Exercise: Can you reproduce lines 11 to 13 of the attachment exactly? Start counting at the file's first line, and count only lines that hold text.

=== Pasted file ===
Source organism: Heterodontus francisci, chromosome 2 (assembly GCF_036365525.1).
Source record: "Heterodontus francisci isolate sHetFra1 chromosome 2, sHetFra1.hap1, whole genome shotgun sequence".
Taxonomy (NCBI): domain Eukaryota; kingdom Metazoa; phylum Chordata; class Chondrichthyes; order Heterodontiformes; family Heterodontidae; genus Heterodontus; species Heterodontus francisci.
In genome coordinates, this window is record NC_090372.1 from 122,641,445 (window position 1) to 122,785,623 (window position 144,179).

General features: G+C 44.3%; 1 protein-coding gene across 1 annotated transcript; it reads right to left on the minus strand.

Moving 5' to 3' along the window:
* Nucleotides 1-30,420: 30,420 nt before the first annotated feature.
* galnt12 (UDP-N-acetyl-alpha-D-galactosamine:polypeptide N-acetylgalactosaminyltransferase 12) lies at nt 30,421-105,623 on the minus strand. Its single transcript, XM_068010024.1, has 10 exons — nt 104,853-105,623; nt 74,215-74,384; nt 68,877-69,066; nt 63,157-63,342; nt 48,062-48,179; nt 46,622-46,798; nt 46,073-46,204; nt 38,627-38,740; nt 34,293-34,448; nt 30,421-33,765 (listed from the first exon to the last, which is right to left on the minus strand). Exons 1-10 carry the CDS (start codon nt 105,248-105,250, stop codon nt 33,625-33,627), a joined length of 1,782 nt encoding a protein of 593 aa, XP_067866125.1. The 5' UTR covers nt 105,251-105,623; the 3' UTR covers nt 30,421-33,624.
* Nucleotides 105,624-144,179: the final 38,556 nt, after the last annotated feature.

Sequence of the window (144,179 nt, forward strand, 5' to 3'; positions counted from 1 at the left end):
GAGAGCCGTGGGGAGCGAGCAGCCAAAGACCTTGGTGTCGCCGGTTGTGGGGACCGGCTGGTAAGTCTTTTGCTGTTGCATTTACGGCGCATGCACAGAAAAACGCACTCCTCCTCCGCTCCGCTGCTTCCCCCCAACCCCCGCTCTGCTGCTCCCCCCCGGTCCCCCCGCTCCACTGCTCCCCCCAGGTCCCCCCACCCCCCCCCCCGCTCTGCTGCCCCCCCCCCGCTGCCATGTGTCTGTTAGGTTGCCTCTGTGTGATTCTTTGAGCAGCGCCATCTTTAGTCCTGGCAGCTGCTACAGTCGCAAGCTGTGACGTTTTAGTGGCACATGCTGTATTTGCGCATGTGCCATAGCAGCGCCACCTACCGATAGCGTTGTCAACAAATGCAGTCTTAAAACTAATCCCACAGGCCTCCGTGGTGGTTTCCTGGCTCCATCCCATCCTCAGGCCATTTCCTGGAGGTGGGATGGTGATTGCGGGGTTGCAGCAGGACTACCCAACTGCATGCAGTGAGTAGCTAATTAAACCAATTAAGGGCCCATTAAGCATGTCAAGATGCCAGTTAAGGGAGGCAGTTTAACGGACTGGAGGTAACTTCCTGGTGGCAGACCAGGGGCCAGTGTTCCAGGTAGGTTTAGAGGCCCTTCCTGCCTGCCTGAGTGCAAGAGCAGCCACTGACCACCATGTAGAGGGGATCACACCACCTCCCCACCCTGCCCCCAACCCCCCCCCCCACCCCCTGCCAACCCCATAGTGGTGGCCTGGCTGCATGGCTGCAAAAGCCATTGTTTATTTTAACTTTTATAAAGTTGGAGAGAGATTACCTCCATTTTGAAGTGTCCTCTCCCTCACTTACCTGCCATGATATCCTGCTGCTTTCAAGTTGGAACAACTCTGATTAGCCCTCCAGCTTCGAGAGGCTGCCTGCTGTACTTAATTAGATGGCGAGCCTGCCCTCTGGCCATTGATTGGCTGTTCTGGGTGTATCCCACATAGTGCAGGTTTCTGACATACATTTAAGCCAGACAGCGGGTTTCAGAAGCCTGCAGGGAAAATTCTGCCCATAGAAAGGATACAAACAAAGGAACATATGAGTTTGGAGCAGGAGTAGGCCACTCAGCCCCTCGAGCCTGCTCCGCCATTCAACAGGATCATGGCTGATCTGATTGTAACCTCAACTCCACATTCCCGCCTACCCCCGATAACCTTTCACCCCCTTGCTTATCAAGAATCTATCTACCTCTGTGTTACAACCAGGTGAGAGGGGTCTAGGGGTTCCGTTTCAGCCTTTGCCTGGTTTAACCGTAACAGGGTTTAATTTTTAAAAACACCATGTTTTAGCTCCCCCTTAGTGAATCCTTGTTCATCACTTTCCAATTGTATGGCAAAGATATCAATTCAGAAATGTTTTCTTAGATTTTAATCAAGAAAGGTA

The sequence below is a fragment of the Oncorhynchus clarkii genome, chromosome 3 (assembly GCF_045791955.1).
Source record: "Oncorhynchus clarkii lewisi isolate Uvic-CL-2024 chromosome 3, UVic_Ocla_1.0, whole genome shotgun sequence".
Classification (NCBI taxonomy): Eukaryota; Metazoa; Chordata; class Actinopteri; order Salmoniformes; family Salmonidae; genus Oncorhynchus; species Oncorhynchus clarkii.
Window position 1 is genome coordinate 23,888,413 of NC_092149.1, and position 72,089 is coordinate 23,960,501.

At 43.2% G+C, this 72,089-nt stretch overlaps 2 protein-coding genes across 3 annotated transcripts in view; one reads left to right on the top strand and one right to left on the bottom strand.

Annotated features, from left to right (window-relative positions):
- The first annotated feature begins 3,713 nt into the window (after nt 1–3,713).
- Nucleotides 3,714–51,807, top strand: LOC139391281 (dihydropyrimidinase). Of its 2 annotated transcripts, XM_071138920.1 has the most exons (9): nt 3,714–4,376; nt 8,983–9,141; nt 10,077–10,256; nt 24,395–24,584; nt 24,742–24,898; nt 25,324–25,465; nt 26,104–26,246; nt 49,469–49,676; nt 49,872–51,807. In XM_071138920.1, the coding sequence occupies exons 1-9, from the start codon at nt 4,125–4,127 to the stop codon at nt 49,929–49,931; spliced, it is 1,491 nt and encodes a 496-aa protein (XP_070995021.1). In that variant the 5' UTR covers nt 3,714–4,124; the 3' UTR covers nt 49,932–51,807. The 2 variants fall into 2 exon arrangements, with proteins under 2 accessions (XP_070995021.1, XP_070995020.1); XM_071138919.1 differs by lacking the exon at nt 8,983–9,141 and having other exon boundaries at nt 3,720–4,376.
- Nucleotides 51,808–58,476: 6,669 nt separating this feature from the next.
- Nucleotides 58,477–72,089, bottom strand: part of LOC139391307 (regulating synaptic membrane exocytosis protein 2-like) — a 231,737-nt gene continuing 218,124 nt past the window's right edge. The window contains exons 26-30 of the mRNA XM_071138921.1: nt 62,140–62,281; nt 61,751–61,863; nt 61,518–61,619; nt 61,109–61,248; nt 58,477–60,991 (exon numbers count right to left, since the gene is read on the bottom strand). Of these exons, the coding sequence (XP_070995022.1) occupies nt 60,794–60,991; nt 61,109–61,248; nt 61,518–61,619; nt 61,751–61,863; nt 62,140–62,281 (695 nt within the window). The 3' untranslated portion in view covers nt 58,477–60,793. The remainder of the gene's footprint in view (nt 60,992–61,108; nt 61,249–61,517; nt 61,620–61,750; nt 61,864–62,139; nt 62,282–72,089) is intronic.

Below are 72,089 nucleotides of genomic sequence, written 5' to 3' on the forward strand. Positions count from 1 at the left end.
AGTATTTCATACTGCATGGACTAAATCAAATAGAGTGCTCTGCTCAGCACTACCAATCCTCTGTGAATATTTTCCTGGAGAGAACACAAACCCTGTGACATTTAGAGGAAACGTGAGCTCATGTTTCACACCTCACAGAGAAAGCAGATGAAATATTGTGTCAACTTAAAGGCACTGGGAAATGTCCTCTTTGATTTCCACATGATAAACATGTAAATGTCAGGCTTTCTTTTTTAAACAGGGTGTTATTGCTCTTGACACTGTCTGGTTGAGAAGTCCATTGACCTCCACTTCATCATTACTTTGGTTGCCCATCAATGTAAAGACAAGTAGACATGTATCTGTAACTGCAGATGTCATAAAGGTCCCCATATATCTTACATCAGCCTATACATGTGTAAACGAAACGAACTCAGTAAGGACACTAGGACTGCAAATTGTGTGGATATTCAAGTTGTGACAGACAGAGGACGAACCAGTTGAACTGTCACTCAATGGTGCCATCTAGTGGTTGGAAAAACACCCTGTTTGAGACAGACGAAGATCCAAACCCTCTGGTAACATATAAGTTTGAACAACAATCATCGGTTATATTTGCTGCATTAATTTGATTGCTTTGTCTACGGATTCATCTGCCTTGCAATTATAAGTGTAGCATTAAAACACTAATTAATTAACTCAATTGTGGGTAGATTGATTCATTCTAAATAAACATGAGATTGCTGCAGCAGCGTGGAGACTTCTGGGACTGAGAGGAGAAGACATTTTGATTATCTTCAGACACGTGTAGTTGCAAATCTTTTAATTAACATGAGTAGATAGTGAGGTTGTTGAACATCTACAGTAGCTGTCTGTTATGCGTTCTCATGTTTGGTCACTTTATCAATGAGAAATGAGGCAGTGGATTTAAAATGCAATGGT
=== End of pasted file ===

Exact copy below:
GAGAGCCGTGGGGAGCGAGCAGCCAAAGACCTTGGTGTCGCCGGTTGTGGGGACCGGCTGGTAAGTCTTTTGCTGTTGCATTTACGGCGCATGCACAGAAAAACGCACTCCTCCTCCGCTCCGCTGCTTCCCCCCAACCCCCGCTCTGCTGCTCCCCCCCGGTCCCCCCGCTCCACTGCTCCCCCCAGGTCCCCCCACCCCCCCCCCCGCTCTGCTGCCCCCCCCCCGCTGCCATGTGTCTGTTAGGTTGCCTCTGTGTGATTCTTTGAGCAGCGCCATCTTTAGTCCTGGCAGCTGCTACAGTCGCAAGCTGTGACGTTTTAGTGGCACATGCTGTATTTGCGCATGTGCCATAGCAGCGCCACCTACCGATAGCGTTGTCAACAAATGCAGTCTTAAAACTAATCCCACAGGCCTCCGTGGTGGTTTCCTGGCTCCATCCCATCCTCAGGCCATTTCCTGGAGGTGGGATGGTGATTGCGGGGTTGCAGCAGGACTACCCAACTGCATGCAGTGAGTAGCTAATTAAACCAATTAAGGGCCCATTAAGCATGTCAAGATGCCAGTTAAGGGAGGCAGTTTAACGGACTGGAGGTAACTTCCTGGTGGCAGACCAGGGGCCAGTGTTCCAGGTAGGTTTAGAGGCCCTTCCTGCCTGCCTGAGTGCAAGAGCAGCCACTGACCACCATGTAGAGGGGATCACACCACCTCCCCACCCTGCCCCCAACCCCCCCCCCCACCCCCTGCCAACCCCATAGTGGTGGCCTGGCTGCATGGCTGCAAAAGCCATTGTTTATTTTAACTTTTATAAAGTTGGAGAGAGATTACCTCCATTTTGAAGTGTCCTCTCCCTCACTTACCTGCCATGATATCCTGCTGCTTTCAAGTTGGAACAACTCTGATTAGCCCTCCAGCTTCGAGAGGCTGCCTGCTGTACTTAATTAGATGGCGAGCCTGCCCTCTGGCCATTGATTGGCTGTTCTGGGTGTATCCCACATAGTGCAGGTTTCTGACATACATTTAAGCCAGACAGCGGGTTTCAGAAGCCTGCAGGGAAAATTCTGCCCATAGAAAGGATACAAACAAAGGAACATATGAGTTTGGAGCAGGAGTAGGCCACTCAGCCCCTCGAGCCTGCTCCGCCATTCAACAGGATCATGGCTGATCTGATTGTAACCTCAACTCCACATTCCCGCCTACCCCCGATAACCTTTCACCCCCTTGCTTATCAAGAATCTATCTACCTCTGTGTTACAACCAGGTGAGAGGGGTCTAGGGGTTCCGTTTCAGCCTTTGCCTGGTTTAACCGTAACAGGGTTTAATTTTTAAAAACACCATGTTTTAGCTCCCCCTTAGTGAATCCTTGTTCATCACTTTCCAATTGTATGGCAAAGATATCAATTCAGAAATGTTTTCTTAGATTTTAATCAAGAAAGGTA

The sequence below is a fragment of the Oncorhynchus clarkii genome, chromosome 3 (assembly GCF_045791955.1).
Source record: "Oncorhynchus clarkii lewisi isolate Uvic-CL-2024 chromosome 3, UVic_Ocla_1.0, whole genome shotgun sequence".